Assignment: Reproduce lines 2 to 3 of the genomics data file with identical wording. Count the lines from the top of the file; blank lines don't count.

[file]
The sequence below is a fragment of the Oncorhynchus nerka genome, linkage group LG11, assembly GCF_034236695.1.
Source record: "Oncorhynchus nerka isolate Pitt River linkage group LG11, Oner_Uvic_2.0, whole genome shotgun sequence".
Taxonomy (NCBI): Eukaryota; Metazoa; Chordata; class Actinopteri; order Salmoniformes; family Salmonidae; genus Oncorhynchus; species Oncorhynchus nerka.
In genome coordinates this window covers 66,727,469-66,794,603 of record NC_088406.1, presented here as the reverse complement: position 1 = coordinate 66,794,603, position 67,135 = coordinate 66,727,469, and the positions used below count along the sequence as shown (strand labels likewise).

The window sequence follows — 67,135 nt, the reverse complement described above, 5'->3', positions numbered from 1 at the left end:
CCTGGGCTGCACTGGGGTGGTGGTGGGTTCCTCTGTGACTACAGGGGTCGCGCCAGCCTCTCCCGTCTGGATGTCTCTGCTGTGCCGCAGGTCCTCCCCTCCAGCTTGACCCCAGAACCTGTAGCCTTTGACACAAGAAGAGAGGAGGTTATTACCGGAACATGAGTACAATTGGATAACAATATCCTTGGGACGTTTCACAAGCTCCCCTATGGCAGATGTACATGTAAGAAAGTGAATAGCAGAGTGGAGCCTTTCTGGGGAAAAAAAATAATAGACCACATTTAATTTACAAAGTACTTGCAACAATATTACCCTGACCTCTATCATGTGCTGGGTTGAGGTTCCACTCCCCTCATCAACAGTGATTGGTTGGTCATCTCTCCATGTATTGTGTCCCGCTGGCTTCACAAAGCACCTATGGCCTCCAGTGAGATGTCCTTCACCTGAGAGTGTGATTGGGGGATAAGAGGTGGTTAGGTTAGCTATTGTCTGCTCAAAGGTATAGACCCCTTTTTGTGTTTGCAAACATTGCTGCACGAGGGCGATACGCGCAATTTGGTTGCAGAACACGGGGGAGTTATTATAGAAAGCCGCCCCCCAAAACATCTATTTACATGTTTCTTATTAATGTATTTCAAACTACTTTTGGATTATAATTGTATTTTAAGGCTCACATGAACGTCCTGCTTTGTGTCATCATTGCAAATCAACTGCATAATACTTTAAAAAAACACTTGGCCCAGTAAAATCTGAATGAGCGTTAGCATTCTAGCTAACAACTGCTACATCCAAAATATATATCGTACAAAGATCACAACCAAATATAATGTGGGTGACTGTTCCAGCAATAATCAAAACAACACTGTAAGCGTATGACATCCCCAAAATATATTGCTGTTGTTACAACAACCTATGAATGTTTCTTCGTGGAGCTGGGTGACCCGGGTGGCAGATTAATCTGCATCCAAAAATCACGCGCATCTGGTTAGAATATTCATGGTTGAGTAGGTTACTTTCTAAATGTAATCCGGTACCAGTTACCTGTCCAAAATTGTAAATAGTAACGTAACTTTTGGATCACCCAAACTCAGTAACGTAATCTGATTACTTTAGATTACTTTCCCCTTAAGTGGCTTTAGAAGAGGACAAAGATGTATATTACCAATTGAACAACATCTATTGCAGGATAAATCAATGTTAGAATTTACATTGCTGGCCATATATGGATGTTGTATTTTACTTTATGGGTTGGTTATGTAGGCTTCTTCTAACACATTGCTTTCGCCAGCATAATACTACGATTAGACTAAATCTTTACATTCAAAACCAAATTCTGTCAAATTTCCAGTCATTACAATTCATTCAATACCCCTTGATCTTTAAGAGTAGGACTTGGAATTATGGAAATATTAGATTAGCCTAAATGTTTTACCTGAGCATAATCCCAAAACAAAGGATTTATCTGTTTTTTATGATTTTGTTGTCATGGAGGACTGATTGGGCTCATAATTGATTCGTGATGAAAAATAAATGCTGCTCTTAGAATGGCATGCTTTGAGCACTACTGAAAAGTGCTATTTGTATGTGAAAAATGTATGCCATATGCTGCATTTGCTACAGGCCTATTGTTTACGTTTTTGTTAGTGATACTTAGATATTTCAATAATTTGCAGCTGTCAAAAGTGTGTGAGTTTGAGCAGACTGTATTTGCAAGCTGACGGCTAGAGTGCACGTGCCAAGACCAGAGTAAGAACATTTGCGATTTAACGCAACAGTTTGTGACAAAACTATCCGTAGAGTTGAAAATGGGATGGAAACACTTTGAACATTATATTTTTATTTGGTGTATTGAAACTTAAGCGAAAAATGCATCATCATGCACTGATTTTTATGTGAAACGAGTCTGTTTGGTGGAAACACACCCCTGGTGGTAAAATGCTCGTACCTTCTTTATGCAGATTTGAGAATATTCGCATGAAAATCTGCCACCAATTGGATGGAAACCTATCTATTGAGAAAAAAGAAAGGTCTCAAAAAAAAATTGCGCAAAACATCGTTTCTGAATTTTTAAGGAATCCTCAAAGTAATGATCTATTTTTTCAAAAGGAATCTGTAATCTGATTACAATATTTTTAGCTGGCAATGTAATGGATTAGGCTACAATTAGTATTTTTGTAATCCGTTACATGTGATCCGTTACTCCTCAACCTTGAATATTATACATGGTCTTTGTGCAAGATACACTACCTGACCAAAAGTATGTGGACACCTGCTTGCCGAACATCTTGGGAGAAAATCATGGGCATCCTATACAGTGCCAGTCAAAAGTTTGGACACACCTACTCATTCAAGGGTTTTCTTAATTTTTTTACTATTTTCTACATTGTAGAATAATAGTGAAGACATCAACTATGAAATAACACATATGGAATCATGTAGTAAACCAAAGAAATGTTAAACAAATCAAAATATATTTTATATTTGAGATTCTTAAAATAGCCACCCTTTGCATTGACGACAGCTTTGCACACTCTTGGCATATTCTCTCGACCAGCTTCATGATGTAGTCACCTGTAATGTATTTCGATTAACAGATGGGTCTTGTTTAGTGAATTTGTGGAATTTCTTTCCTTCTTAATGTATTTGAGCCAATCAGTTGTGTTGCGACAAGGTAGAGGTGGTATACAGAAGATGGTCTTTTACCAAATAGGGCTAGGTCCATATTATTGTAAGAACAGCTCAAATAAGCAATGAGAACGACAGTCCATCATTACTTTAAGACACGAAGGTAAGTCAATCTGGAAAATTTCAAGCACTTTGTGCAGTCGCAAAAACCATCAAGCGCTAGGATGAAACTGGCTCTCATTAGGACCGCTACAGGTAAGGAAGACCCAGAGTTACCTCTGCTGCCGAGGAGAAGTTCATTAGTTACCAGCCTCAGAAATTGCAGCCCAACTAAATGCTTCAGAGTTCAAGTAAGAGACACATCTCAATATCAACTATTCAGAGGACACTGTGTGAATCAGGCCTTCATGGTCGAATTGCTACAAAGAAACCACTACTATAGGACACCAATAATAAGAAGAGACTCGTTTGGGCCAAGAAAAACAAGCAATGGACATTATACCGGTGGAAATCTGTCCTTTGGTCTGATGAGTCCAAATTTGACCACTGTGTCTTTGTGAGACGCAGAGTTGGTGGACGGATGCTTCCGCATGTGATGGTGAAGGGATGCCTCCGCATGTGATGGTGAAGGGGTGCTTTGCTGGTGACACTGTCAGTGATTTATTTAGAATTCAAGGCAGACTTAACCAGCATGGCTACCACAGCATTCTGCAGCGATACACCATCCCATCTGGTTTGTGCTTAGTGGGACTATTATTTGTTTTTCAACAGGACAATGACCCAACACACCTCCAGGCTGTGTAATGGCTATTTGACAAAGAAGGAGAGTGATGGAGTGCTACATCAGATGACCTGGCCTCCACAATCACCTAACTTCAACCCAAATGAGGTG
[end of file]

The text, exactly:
Source record: "Oncorhynchus nerka isolate Pitt River linkage group LG11, Oner_Uvic_2.0, whole genome shotgun sequence".
Taxonomy (NCBI): Eukaryota; Metazoa; Chordata; class Actinopteri; order Salmoniformes; family Salmonidae; genus Oncorhynchus; species Oncorhynchus nerka.